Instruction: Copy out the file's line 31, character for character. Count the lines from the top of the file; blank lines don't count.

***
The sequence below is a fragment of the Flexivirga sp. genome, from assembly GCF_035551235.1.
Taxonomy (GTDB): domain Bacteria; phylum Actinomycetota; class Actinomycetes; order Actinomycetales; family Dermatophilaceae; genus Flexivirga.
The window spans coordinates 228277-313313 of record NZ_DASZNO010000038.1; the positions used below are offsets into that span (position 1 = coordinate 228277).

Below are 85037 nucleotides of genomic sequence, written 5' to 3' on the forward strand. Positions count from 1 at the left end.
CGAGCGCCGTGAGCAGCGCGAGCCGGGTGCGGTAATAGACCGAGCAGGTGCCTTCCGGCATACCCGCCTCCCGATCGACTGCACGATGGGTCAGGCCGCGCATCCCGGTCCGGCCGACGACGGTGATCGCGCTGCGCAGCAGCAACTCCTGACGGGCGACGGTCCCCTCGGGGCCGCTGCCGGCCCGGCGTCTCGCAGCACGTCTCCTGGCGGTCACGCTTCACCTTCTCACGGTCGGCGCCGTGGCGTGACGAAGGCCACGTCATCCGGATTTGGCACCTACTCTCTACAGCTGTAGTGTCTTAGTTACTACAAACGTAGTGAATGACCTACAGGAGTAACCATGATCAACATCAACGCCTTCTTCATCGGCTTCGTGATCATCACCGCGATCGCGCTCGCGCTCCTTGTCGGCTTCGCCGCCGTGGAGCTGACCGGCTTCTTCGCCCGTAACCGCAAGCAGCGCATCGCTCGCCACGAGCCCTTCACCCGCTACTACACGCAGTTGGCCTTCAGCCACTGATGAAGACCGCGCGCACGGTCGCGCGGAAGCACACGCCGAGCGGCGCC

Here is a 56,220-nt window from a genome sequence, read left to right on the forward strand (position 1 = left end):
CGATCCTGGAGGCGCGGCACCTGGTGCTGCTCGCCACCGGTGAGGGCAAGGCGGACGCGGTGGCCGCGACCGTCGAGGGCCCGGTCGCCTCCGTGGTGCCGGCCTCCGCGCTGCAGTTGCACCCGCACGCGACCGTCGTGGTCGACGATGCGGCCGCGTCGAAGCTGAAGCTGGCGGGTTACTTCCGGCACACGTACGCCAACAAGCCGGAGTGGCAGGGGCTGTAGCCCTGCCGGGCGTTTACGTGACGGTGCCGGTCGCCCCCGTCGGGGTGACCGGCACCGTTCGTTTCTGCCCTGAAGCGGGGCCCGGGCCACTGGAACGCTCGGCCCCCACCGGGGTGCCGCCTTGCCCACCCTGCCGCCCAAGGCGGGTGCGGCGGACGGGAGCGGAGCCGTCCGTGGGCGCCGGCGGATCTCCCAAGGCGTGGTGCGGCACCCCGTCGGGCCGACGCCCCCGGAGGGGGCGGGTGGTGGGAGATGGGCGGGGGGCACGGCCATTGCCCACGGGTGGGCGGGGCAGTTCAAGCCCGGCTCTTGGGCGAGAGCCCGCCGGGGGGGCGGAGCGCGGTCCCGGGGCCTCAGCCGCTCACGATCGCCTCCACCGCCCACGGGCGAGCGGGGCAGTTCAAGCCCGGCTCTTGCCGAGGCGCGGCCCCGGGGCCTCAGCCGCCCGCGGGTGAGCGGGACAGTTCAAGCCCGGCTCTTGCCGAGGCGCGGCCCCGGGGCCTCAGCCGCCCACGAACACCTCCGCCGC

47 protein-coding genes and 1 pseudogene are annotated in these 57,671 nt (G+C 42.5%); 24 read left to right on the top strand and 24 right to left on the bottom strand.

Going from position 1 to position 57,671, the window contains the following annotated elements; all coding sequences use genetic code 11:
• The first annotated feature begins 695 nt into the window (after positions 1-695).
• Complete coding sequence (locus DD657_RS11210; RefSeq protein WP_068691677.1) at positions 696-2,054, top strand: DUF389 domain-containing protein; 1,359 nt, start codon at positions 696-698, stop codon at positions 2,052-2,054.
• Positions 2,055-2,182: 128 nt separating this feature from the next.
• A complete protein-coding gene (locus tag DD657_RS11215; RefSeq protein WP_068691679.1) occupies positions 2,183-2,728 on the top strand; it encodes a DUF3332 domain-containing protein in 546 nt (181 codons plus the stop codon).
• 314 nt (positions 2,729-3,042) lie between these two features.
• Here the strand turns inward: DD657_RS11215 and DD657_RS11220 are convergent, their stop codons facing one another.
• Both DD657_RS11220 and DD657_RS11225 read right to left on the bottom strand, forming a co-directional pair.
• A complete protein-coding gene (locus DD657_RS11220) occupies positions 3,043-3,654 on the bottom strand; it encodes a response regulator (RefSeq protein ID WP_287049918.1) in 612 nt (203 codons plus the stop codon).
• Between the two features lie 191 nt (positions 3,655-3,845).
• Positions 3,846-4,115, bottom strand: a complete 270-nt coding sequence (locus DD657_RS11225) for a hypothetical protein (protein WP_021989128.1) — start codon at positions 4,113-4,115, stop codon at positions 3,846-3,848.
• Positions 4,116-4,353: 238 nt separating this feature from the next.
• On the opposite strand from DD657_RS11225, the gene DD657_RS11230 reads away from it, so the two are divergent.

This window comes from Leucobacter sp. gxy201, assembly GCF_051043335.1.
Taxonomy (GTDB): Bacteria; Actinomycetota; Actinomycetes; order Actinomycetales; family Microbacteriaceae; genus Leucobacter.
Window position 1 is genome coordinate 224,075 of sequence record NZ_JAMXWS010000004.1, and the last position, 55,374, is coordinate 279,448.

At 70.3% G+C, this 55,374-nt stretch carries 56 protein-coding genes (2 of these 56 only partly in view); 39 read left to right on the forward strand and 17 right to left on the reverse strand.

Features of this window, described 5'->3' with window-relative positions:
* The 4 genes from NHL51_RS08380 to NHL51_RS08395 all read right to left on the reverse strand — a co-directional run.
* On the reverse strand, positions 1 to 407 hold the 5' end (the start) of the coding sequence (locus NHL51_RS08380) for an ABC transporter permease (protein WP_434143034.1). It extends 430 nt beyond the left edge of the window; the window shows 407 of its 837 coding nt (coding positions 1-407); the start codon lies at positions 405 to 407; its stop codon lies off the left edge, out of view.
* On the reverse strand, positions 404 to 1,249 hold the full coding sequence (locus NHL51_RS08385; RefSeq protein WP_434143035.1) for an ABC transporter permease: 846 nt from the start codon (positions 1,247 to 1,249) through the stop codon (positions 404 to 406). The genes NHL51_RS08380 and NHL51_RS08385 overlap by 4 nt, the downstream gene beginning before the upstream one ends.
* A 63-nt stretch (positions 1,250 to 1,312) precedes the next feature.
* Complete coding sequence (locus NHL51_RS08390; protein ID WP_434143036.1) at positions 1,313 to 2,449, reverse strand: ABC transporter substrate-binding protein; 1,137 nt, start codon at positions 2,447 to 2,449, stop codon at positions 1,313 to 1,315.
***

* Complete coding sequence (locus NHL51_RS08390; protein ID WP_434143036.1) at positions 1,313 to 2,449, reverse strand: ABC transporter substrate-binding protein; 1,137 nt, start codon at positions 2,447 to 2,449, stop codon at positions 1,313 to 1,315.